The Rockers Red Glare
The rampart sprung from the defeated, shattered shopping mall, where not enough people spent enough of their money. Concrete debris and misshapen metal amassed into a hundred-foot peak, much less natural and stately than the ones to the west, but somehow more personal -- especially because the viewpoint was a hundred yards away, almost in the backyard of local rockers O'er the Ramparts.
This cement mountain, a temporary monument to the demolition of Cinderella City in Englewood, was the inspiration for the local punk band's moniker. At the time the quartet was searching for a name, guitarist/vocalist Dan "Shaggy" McDermott's job involved driving a truck. While out on the road, he says, he saw signs left and right: "Broadway Ramparts apartment building, Ramparts Distribution Center, Ramparts Pet and Feed in Castle Rock...ramparts everywhere." The ultimate, of course, was the giant, hulking obstruction peeking over drummer Chad Peterson's fence.
"We were standing on my porch one day looking at it -- that, combined with all the rampart stuff all over town," says Peterson. "Most people don't associate it with 'The Star-Spangled Banner.'"
There's something all too appropriate about a band like O'er the Ramparts taking a name that sounds patriotic and environmentally correct but is actually derived from an impermanent, manmade eyesore. The band embraces organic, from-the-gut rock while acknowledging its artificial, disposable and recyclable aspects. Not that this phenomenon is unique: Punk rock is all about unrefined emotion and energy, with the associated safety-pin jewelry and distorted electric guitar serving as reminders that what was once innate and natural is now hopelessly impregnated with technology.
Like any good post-punk band should, O'er the Ramparts walks the fine line between lizard-brained and intellectual, a tightrope where natural, artificial, calculated and primal somehow overlap. The Ramparts aren't too smart or too dumb; rather, they're just right.
O'er the Ramparts materialized from the remnants of several local punk bands in April 1999. Bookend guitarist/vocalists McDermott and Aaron Betcher have played together in bands off and on since 1995, beginning with a high-energy outfit called Sticky Five Pin. "We were the first band ever to play at the 15th Street Tavern," says McDermott. "I've played there pretty much every month since they opened."
The 29-year-old Betcher started playing the guitar when he was a fifteen-year-old in Michigan. "My mom worked at a music store," he recalls. "I went in to visit her one day, and she was standing there with the guy who gave guitar lessons -- his name was Frog. He looked at my hands and said, 'Your son has meat hooks for hands. You've got to play the guitar.'"
Soon thereafter, Betcher was banging out Black Flag covers with his pals in a Lansing garage, but his tastes are not limited to loud and fast. "I can honestly say that there's not any music I don't like," he says. "There's good stuff everywhere you look."
After moving to Colorado in 1994, Betcher connected with McDermott in Sticky Five Pin. McDermott was spurred toward rock as a Wisconsin high-schooler, where he was friends with Kindercore Records' Dan Geller. Since relocating to Denver (also in 1994), he has played in several diverse bands, including a stint as the bassist in Denver's now-defunct BlastOff Heads. While O'er the Ramparts is a priority, he says, "I want to just keep playing with everybody I know and explore a hundred million different styles. Music is my journey."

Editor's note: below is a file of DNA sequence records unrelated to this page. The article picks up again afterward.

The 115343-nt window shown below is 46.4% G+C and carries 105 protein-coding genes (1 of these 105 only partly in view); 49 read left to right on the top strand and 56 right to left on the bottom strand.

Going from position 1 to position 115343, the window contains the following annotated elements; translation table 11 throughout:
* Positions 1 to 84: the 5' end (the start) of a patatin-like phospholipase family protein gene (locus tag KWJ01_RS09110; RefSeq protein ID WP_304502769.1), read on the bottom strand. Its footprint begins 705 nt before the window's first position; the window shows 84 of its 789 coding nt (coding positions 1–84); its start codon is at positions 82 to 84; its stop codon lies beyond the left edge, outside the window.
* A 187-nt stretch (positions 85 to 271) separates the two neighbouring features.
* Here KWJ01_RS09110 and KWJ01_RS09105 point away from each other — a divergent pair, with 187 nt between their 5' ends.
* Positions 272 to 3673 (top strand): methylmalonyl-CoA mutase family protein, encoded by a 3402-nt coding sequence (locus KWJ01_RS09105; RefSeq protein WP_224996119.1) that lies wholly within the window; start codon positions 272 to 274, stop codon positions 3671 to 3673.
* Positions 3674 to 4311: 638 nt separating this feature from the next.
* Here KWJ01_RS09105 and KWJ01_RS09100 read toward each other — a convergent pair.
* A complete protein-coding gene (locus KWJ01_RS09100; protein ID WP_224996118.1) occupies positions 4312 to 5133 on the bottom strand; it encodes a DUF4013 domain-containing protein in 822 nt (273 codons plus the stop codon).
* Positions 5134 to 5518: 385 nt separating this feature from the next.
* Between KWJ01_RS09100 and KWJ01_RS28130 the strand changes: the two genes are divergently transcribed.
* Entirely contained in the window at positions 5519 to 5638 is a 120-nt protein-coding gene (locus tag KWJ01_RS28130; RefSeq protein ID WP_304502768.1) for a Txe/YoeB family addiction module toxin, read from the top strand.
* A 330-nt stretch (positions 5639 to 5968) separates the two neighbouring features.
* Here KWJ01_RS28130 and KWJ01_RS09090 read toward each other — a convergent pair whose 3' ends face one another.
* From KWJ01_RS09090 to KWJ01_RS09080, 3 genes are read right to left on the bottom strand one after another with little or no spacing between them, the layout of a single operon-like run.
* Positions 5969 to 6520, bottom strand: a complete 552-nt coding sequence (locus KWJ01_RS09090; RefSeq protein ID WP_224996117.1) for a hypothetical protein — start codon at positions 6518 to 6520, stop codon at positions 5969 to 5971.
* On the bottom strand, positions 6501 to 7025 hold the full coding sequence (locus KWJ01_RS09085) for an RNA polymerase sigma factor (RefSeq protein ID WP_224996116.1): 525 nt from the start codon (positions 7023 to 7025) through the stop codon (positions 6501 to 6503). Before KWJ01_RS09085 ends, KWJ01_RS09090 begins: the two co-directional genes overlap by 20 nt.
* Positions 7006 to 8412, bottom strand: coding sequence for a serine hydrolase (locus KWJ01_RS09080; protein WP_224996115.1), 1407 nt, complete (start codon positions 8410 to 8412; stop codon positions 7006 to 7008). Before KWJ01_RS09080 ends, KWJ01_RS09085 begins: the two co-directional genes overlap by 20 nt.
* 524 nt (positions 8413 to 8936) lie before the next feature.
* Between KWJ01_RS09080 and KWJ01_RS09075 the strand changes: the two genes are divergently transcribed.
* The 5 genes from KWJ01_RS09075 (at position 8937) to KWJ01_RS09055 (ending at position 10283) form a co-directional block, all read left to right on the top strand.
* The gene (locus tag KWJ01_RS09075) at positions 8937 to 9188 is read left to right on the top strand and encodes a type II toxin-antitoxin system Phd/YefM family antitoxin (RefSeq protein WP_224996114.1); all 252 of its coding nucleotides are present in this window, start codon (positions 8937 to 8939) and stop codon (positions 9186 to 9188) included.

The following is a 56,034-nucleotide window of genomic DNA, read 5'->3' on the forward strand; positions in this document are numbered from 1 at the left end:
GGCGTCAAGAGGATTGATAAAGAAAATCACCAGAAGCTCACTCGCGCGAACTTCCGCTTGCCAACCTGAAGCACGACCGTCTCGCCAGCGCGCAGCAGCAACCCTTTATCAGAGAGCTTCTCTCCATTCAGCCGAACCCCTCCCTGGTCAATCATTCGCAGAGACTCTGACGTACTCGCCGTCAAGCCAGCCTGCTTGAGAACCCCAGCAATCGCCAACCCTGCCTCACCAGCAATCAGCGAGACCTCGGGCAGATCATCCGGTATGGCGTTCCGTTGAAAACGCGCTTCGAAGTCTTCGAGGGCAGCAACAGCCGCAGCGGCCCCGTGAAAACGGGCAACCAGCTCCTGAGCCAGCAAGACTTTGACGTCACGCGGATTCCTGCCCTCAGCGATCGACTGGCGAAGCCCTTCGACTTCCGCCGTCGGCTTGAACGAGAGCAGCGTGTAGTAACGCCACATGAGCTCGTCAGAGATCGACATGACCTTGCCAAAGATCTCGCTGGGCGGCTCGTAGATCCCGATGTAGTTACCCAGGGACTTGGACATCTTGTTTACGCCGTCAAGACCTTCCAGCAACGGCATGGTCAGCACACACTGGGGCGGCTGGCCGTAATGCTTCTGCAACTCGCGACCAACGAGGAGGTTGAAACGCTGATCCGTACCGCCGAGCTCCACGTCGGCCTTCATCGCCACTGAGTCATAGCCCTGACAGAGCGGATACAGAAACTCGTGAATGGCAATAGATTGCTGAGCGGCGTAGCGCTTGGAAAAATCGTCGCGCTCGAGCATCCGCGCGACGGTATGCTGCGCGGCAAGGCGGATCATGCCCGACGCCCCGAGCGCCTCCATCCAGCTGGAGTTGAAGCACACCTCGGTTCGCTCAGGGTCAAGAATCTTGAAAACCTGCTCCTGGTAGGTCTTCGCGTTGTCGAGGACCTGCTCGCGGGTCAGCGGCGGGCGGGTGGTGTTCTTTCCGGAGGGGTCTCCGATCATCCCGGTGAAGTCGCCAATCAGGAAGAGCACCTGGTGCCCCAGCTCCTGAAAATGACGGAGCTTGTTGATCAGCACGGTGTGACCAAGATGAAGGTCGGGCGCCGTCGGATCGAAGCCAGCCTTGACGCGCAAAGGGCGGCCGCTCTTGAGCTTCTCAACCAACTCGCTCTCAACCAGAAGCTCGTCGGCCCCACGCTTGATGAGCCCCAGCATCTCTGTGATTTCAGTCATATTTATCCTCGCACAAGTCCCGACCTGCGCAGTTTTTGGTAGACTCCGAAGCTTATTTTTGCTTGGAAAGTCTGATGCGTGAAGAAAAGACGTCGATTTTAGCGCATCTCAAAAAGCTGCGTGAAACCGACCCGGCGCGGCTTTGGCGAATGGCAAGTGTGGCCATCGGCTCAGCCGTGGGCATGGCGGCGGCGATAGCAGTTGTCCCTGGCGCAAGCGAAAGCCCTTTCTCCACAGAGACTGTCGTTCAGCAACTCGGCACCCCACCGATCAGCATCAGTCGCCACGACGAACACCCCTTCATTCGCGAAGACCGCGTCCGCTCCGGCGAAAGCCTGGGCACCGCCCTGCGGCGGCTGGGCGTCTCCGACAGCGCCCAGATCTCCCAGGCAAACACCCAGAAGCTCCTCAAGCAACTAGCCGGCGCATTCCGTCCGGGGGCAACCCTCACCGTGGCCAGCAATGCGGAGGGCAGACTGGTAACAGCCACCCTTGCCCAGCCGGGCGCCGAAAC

However, McDermott's role as an O'er the Ramparts guitarist is something of a new style in itself. "I've always been the bass player," he says. "I'm weaning off the bass."
He's doing so in order to accommodate the impressive skills of Chad Wells, a onetime rabid fan of the BlastOff Heads who catalyzed the formation of O'er the Ramparts. After an enticing job offer lured him east to Indianapolis, Wells returned to Denver "100 percent to play music." (He sums up the rock scene in the Hoosier State with one word: "zero.")
In 1999, Wells called Peterson (whose father, Gordon, played bass for Denver's Magic Mice, a '60s-era psychedelic band), told him he was thinking about coming back, and asked whether he'd be interested in drumming in a band. Peterson jumped on the offer, Wells returned, and the pair soon recruited Betcher and McDermott.
Peterson and Wells are quick to label themselves relative novices and they're appreciative of the experience that the other two players have on guitar. "It's nice to be around some super-mature musicians to show us the way a little bit," Peterson says.
Bandmembers cite the Who and Guided by Voices as musical common ground, though each of the three songwriters -- Betcher, McDermott and Wells -- has his own stylistic inclinations. From progressive to anthem rock to fierce punk, O'er the Ramparts manages to put a different spin on nearly every song the bandmembers conceive. "We've never drawn any limitations on our sound, and we probably never will," McDermott observes. "I just want to go for full-on diversity."
Each of the players' musical leanings differ, says Peterson, "but it always seems to jell together eventually."
The most convenient tag for the music of O'er the Ramparts is noise rock, but a label goes only so far with musicians willing to stretch their range. Most of the band's repertoire comes across as tuneful chaos, with tight rhythms underpinning fuzz-and-squeal layers that get more complex with every listen. It's not unusual for Wells to take the lead on bass while the guitarists fill in the blanks with effects-laden experimentalism, walls of power chords or even delicate harmonics. There's a lot more in the way of melody and harmony than one usually finds in a typical punk-rock outfit, but O'er the Ramparts sounds equally at ease flaunting a catchy hook or discordant menace.